This Week in Infrastructure: State Solutions, Innovations for Infrastructure Improvement



Photo Credit: Frederick Dennstedt

Photo Credit: Frederick Dennstedt

A bus tour sharing the message we need to invest in infrastructure to “Grow America”, increased momentum towards state-level gas tax increases and new transportation innovations are all building momentum towards improving our nation’s infrastructure.

On Wednesday morning in Los Angeles a water main broke that was installed in 1926, causing flooding and damage to nearby buildings and roads. According to The Times’ analysis of LA Department of Water and Power (DWP) data, Los Angeles’ system of water pipes has averaged nearly 1,200 leaks a year since 2010, and water main leaks and breaks occur on average about three times a day across the city.

Vice President Joe Biden and Transportation Secretary Anthony Foxx recently returned from a tour through five states to promote the Grow America Act, which would invest $478 billion in infrastructure across the nation. It would be partly paid for through a one-time tax on currently untaxed corporate earnings, is considered by Biden and Foxx to be a bipartisan funding initiative and critical to economic growth and job creation.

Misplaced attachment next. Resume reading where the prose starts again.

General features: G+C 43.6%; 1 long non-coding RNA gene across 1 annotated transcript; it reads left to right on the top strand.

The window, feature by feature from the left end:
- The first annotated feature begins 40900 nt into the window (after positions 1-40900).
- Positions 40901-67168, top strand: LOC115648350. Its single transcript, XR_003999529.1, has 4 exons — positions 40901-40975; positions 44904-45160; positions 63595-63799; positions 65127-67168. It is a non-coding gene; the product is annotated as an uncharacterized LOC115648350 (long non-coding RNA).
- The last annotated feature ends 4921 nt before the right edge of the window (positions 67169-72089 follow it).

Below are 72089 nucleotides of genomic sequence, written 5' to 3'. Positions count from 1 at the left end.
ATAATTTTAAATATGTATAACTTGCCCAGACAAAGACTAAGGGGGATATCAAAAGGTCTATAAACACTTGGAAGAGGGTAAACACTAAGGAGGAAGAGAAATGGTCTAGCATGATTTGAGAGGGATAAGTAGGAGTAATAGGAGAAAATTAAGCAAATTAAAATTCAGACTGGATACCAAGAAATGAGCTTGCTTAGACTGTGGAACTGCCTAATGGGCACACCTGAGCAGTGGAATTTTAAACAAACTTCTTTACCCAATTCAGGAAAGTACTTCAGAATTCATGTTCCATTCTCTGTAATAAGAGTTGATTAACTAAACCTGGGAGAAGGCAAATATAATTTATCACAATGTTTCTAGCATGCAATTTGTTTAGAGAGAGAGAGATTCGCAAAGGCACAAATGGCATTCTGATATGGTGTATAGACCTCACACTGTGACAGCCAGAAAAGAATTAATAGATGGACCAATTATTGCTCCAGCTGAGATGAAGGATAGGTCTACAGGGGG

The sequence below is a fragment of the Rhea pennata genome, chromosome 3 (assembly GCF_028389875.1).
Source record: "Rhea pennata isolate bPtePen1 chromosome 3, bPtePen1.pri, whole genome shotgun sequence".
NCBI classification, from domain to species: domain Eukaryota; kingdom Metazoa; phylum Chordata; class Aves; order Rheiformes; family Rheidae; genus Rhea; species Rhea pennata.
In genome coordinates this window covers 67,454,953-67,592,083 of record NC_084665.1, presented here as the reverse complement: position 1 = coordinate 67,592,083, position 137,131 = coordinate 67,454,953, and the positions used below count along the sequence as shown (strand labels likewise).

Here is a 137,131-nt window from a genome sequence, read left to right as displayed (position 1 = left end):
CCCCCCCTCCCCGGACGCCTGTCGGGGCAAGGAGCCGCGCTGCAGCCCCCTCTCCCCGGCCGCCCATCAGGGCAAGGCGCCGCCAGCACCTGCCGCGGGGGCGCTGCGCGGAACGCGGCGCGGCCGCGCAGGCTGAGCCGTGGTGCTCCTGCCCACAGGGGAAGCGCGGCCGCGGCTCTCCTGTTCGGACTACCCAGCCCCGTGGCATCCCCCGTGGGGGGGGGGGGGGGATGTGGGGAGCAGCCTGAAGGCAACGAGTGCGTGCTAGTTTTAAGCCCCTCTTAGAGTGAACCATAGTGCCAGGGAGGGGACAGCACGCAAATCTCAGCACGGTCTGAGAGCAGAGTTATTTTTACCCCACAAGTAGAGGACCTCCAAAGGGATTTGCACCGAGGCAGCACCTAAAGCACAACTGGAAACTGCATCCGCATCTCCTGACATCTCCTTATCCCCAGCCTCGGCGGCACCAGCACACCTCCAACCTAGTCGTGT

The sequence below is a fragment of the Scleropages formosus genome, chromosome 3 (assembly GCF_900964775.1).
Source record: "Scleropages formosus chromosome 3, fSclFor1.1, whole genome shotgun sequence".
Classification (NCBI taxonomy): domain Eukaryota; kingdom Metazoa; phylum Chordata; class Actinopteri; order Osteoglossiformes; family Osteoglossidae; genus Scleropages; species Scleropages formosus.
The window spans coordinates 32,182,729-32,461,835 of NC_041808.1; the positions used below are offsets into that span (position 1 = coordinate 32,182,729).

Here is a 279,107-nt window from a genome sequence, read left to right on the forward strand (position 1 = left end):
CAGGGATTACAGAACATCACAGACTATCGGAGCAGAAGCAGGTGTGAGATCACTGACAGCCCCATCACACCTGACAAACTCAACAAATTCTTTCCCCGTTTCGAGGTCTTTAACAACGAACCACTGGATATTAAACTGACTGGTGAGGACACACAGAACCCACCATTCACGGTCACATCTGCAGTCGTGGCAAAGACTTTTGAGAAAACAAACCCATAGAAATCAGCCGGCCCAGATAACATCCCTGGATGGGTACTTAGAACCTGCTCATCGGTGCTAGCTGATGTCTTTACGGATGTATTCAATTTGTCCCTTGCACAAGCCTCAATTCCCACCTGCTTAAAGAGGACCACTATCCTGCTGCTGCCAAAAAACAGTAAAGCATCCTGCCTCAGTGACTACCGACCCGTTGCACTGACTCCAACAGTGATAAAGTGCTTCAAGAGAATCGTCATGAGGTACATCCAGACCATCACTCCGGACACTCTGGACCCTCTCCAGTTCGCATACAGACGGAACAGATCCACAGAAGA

In absence of federal funding solutions, many states have come up with innovative ways to fund local transportation infrastructure. Aside from raising state gas taxes, which Iowa and Utah legislatures are in the process of doing, there have been innovative technologies to help improve safety and make trips easier.

For example, the Minnesota Department of Transportation (MnDOT) has created an app that would assist the visually impaired to get around the city by navigating them and helping them avoid construction sites, as many are left to navigate the cities by foot due to lack of sufficient transit[MB1]  In Los Angeles, a new app was launched to allow riders to pay for the commuter buses via their mobile phones with the aim of promoting more ridership on public transit.

Regardless of innovative transportation improvements and state gas taxes, The Highway Trust Fund is headed towards insolvency in a matter of months. It’s imperative that members of Congress work together to pass legislation that will provide a sustainable, long-term funding solution to #FixTheTrustFund.

Prev Story: What Does the Foxx Say? Next Story: Utah's Infrastructure Receives First Report Card

Leave a Reply

Your email address will not be published. Required fields are marked *